Norwegian Wood by Haruki Murakami

I was worried I wouldn’t get on with this Japanese modern classic, but I was captivated by it. I felt so much affection and empathy for the main character and his angst.

The Bear and the Nightingale by Katherine Arden

I couldn’t get enough of the chilly, fantastical atmosphere of this novel set in medieval Russia. I read the second book and have pre-ordered the final instalment of the trilogy which is released on 10th January.

Eleanor Oliphant is Completely Fine by Gail Honeyman

I know some literary types look down their noses at this one but I found it to be a great tragi-comic read.

Eleanor-Oliphant-is-Completely-Fine-by-Gail-Honeyman

12 Rules for Life by Jordan Peterson

I don’t go along with all his views by any means but this book was what I needed at the time to push me into action.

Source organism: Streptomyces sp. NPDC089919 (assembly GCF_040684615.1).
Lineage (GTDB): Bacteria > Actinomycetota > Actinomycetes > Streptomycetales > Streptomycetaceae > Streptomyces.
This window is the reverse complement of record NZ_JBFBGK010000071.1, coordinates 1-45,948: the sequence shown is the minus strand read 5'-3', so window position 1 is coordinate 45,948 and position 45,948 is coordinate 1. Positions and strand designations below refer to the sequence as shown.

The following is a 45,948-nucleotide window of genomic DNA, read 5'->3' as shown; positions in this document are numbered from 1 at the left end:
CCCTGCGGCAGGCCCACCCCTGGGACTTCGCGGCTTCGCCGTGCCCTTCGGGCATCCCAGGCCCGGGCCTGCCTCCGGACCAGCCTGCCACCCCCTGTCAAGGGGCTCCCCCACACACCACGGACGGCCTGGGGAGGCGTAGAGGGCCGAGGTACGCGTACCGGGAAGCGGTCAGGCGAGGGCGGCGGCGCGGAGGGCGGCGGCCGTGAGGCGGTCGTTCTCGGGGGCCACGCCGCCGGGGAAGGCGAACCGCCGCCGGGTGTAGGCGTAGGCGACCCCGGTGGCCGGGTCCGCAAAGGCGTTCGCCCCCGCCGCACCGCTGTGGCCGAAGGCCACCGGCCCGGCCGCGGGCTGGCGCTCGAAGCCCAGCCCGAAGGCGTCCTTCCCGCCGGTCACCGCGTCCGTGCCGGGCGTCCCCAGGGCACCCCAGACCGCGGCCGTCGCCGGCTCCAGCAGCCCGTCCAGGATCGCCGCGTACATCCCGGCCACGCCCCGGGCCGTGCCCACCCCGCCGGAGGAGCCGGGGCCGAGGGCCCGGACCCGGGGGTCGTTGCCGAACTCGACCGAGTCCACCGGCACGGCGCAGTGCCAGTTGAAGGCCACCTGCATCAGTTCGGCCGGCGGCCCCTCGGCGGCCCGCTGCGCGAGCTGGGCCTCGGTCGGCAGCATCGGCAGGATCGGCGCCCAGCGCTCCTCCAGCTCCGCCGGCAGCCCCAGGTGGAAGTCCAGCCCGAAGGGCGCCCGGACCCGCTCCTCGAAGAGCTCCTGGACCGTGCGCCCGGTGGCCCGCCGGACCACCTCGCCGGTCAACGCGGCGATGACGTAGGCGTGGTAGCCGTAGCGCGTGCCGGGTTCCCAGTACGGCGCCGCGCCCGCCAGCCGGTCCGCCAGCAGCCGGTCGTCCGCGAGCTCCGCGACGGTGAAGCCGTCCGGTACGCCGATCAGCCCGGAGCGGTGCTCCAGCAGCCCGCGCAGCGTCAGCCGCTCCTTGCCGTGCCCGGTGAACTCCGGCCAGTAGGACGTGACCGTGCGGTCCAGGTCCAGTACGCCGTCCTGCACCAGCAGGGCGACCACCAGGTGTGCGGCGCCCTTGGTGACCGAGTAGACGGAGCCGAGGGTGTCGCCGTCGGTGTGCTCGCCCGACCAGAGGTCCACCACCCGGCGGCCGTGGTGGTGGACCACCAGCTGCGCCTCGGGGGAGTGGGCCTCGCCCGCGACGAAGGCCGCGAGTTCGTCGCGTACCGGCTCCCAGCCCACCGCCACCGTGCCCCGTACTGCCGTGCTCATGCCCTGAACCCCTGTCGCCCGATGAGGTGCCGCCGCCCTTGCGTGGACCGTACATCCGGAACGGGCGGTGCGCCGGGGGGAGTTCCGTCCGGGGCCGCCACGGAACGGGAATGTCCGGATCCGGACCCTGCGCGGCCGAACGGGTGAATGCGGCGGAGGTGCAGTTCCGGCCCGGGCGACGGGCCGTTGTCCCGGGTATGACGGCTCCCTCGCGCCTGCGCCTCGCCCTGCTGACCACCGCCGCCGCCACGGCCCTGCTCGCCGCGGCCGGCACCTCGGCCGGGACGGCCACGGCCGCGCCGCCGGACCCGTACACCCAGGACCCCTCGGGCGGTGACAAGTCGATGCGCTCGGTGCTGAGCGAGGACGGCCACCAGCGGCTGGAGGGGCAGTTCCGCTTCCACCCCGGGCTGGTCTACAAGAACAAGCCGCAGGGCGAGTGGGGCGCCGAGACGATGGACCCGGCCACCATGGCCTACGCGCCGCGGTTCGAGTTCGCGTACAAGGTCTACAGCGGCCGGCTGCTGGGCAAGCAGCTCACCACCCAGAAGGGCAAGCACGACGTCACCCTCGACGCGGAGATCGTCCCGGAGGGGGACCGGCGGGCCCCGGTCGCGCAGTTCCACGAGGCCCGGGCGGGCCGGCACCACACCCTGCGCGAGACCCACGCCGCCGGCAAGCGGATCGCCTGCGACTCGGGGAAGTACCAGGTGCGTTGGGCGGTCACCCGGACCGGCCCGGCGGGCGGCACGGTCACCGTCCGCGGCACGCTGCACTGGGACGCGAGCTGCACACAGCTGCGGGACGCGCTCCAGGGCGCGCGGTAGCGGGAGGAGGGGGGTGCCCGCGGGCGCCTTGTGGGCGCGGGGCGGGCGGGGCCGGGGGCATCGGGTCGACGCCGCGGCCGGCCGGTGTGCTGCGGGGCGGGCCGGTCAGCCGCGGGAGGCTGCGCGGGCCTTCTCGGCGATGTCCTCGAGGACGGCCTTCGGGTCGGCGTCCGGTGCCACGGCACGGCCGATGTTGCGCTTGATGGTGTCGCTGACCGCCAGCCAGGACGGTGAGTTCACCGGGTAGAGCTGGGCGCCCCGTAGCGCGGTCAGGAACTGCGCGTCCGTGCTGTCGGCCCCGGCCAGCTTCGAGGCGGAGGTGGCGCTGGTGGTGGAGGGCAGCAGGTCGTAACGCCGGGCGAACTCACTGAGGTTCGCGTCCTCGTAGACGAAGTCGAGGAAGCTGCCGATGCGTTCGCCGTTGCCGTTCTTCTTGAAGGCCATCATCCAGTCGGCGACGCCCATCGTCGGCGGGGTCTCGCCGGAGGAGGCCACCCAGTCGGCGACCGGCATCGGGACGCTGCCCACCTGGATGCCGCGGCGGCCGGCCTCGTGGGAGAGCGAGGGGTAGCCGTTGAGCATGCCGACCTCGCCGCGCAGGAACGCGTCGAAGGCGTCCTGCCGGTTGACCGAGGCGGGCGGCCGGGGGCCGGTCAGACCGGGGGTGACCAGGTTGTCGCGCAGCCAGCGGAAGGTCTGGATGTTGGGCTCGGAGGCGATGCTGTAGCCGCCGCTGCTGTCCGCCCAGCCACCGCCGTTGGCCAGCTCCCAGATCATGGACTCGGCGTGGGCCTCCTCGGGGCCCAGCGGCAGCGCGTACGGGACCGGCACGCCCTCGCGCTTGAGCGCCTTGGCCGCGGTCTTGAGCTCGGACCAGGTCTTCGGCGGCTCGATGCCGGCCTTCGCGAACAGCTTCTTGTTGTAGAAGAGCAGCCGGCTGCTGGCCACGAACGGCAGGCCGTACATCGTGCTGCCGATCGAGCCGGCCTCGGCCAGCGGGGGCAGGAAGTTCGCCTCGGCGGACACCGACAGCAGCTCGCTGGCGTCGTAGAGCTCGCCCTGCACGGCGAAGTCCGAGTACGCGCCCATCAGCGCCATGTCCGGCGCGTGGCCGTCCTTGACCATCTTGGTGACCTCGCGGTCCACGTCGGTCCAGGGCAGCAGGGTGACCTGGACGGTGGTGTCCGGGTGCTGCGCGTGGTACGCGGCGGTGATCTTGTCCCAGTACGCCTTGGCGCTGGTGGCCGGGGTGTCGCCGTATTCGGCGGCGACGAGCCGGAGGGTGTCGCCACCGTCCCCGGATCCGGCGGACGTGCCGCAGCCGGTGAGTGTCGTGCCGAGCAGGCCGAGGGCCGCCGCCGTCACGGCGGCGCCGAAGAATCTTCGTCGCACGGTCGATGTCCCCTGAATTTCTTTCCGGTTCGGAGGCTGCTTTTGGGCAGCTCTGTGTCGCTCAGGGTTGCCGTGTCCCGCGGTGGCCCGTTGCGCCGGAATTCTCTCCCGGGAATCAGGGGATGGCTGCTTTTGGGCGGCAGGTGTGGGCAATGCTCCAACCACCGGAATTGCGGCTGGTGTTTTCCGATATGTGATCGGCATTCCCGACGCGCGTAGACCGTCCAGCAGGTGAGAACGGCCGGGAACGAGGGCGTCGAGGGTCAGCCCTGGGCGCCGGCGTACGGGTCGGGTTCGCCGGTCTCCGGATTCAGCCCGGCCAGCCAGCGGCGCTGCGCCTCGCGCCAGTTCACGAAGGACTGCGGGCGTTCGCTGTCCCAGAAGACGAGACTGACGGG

Circe by Madeline Miller

Right up there with Song of Achilles, another wonderful Greek myth re-telling from Madeline Miller.

Reasons to Stay Alive by Matt Haig

This personal memoir of severe depression coupled with crippling anxiety made me feel less isolated when I was going through issues of my own. Matt Haig comes across as hugely likeable. I’d like to read his fiction at some point.

The Essex Serpent by Sarah Perry

This beautiful book set in coastal Essex in the late 19th century made me want to read more historical fiction. I loved the relationship between widow, Cora and vicar, Will, not to mention the mystery of the Essex serpent.

The Chimp Paradox by Dr. Steve Peters

The metaphors get a bit convoluted but the basic premise that our emotional brain is stronger than our rational brain – and how to deal with – will stay with me.

chimp

My most read genres were fantasy, self-improvement and classics, which is reflected above. I’m particularly glad I set the target of reading a classic a month because it led me to some amazing books I might not have got round to otherwise.

This year I want to continue reading classics I might have missed as well as more historical fiction. How about you?

Any literary highlights from 2018?

books